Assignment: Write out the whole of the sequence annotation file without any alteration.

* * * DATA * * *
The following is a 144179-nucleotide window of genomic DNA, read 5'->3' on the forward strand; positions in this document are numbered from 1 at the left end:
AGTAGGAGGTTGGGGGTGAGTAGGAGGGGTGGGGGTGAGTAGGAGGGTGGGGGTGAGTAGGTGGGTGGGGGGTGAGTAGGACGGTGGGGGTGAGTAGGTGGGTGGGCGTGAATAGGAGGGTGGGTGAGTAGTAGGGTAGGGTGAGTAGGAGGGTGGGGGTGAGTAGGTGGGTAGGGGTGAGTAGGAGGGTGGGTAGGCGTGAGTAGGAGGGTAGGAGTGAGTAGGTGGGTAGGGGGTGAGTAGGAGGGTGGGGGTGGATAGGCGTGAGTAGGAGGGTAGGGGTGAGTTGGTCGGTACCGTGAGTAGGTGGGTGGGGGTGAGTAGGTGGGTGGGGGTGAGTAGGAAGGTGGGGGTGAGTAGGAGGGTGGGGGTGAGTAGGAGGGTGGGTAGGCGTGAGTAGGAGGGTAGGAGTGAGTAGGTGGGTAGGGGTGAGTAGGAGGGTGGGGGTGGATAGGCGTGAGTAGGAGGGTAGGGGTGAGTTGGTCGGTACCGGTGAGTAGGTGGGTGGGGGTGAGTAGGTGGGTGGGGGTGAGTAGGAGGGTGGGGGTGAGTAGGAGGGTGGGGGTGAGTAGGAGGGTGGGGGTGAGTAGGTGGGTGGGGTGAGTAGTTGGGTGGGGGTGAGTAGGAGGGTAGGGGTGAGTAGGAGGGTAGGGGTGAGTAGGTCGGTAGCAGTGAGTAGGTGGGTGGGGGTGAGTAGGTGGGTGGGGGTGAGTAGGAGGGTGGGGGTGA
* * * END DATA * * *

The following is a 144179-nucleotide window of genomic DNA, read 5'->3' on the forward strand; positions in this document are numbered from 1 at the left end:
AGTAGGAGGTTGGGGGTGAGTAGGAGGGGTGGGGGTGAGTAGGAGGGTGGGGGTGAGTAGGTGGGTGGGGGGTGAGTAGGACGGTGGGGGTGAGTAGGTGGGTGGGCGTGAATAGGAGGGTGGGTGAGTAGTAGGGTAGGGTGAGTAGGAGGGTGGGGGTGAGTAGGTGGGTAGGGGTGAGTAGGAGGGTGGGTAGGCGTGAGTAGGAGGGTAGGAGTGAGTAGGTGGGTAGGGGGTGAGTAGGAGGGTGGGGGTGGATAGGCGTGAGTAGGAGGGTAGGGGTGAGTTGGTCGGTACCGTGAGTAGGTGGGTGGGGGTGAGTAGGTGGGTGGGGGTGAGTAGGAAGGTGGGGGTGAGTAGGAGGGTGGGGGTGAGTAGGAGGGTGGGTAGGCGTGAGTAGGAGGGTAGGAGTGAGTAGGTGGGTAGGGGTGAGTAGGAGGGTGGGGGTGGATAGGCGTGAGTAGGAGGGTAGGGGTGAGTTGGTCGGTACCGGTGAGTAGGTGGGTGGGGGTGAGTAGGTGGGTGGGGGTGAGTAGGAGGGTGGGGGTGAGTAGGAGGGTGGGGGTGAGTAGGAGGGTGGGGGTGAGTAGGTGGGTGGGGTGAGTAGTTGGGTGGGGGTGAGTAGGAGGGTAGGGGTGAGTAGGAGGGTAGGGGTGAGTAGGTCGGTAGCAGTGAGTAGGTGGGTGGGGGTGAGTAGGTGGGTGGGGGTGAGTAGGAGGGTGGGGGTGA